A fellow attorney wrote in with a question about using short film clips…
Hi, I am Gordon Firemark and this is asked and answered, where I take your entertainment law questions so you can take your career and business in entertainment to the next level. Stick Around for my answer.
OK, here's what this fellow lawyer asked:
I am in the legal field, a Barrister in England and Wales, and I am now living in the USA.
I wanted to create a series on English Law on YouTube and use clips from different movies for some of my examples. The clips would not be more than 15 to 30 seconds most. I will also intend not to use the heart of a film. I may use 7-10 different clips from 7-10 different movies or videos, small 15-30 second portions. In total I wish to say it would not be the majority of the work. This would be strictly for education and non-commercial purposes. I would only use the video as I would transform the video with legal examples. I am also using my own sound.
OK, so here what I told this fellow.
First… the “best practice” is to obtain licenses.
Sure, it’s possible that such short clips would be found to be fair use, and therefore non-infringing, I think there’s a reasonably high degree of risk that someone will object, and file DMCA Takedown notices, (at least), and possibly sue you. And lawsuits are never any fun… They're just colossally expensive.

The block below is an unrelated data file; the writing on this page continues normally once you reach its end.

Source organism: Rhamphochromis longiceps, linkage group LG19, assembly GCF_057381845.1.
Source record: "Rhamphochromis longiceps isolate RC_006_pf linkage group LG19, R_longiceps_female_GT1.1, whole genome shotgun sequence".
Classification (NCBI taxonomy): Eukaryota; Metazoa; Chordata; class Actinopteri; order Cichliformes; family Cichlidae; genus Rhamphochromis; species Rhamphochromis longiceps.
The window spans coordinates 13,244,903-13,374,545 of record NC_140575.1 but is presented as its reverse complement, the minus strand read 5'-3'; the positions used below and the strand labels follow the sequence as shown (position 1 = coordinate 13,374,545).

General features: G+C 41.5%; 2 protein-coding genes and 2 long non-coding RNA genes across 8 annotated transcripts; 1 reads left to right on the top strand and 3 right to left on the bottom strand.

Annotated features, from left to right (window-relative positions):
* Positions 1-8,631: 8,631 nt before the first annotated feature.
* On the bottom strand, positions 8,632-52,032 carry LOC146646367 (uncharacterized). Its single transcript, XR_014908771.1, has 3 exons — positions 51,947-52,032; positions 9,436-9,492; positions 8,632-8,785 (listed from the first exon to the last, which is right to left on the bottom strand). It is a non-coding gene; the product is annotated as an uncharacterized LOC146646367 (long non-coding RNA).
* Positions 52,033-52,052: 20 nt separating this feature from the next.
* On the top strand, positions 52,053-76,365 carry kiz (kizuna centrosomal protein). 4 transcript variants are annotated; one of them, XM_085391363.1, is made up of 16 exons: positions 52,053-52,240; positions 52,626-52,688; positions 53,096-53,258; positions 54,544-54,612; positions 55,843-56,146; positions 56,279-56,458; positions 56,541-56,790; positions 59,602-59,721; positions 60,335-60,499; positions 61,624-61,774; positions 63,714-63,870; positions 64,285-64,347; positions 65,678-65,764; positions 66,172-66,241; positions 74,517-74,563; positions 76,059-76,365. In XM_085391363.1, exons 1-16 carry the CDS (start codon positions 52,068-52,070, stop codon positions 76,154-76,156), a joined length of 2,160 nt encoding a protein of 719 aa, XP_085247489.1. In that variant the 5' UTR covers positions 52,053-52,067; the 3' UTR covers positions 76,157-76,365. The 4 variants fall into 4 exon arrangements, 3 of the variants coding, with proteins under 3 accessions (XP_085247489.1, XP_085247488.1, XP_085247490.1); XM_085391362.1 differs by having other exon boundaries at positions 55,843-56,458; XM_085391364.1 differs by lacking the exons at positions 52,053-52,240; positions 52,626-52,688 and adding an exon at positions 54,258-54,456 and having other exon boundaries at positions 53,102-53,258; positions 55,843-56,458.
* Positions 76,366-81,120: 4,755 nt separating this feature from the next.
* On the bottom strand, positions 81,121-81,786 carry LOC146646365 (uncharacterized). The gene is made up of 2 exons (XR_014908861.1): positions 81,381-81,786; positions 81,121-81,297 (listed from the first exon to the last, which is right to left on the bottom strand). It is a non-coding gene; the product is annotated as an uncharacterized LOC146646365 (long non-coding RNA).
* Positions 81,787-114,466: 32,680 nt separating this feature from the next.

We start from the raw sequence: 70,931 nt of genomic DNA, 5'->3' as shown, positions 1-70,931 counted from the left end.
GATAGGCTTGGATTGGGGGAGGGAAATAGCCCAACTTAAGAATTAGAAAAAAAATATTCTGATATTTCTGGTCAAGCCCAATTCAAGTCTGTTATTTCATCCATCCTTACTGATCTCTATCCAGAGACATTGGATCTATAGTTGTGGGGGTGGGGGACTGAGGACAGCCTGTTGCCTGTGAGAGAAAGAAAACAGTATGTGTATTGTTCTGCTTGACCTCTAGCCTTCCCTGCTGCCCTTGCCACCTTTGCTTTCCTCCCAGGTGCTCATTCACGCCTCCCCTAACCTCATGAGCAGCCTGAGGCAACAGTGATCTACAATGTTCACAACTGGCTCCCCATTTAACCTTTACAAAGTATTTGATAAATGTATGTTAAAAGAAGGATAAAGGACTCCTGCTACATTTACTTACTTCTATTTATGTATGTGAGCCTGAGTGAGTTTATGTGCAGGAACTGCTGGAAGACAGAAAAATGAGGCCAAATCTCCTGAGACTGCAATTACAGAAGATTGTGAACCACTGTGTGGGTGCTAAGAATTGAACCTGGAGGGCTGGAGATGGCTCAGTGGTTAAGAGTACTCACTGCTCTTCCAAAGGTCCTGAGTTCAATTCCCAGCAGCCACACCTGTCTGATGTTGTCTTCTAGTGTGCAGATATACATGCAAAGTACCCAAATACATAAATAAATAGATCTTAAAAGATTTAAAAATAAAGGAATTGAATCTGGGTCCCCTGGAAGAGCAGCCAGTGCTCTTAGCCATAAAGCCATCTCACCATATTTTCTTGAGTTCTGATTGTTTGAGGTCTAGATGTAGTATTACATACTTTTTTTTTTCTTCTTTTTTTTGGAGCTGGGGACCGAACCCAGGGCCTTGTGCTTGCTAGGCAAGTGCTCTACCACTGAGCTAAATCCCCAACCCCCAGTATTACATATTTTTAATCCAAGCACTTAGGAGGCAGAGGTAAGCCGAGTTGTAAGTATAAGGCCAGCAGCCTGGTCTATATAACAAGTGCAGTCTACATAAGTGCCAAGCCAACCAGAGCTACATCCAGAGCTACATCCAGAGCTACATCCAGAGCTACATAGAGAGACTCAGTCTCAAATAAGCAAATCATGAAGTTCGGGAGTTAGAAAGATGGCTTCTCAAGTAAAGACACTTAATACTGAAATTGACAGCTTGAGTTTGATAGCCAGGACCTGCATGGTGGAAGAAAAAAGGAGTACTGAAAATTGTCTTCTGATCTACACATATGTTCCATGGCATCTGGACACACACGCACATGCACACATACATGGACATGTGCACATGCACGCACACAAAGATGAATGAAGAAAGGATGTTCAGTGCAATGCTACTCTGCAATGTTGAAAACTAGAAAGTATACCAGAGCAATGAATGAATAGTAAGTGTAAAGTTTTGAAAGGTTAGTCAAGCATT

That said, there has been recent ruling in Lenz v. Universal that tells us copyright owners are required to consider fair use before issuing DMCA notices… But who knows whether that will survive further appeal… And that's in progress right now as I record this in November of 2015.
So, let's quickly recap the four fair use factors.
In determining whether the use made of a work in any particular case is a fair use the factors to be considered are:
- the purpose and character of the use, including whether such use is of a commercial nature or is for nonprofit educational purposes;
- the nature of the copyrighted work;
- the amount and substantiality of the portion used in relation to the copyrighted work as a whole; and
- the effect of the use upon the potential market for or value of the copyrighted work.
The fact that a work is unpublished shall not itself bar a finding of fair use if such finding is made upon consideration of all the above factors.
But even if you’re in Fair Use Territory, though, remember… if you get too many takedown requests, your Video hosting provider (YouTube or whatever) will shut down your account, and it’s very difficult to get reinstated. It can be a real black mark.
So… my usual advice is license the footage. Such short clips probably won’t cost much. You might even get ‘gratis’ permissions, if you ask nicely and explain what you're working on..
Now I did a video a while back in which I explain how Fair Use works… And it's at
My video about Fair Use is at: https://firemark.com/fairuseinbrief
If you have a question you'd like to see answered here on Asked And Answered, head over to https://firemark.com/questions and drop me a line.
See you next time.
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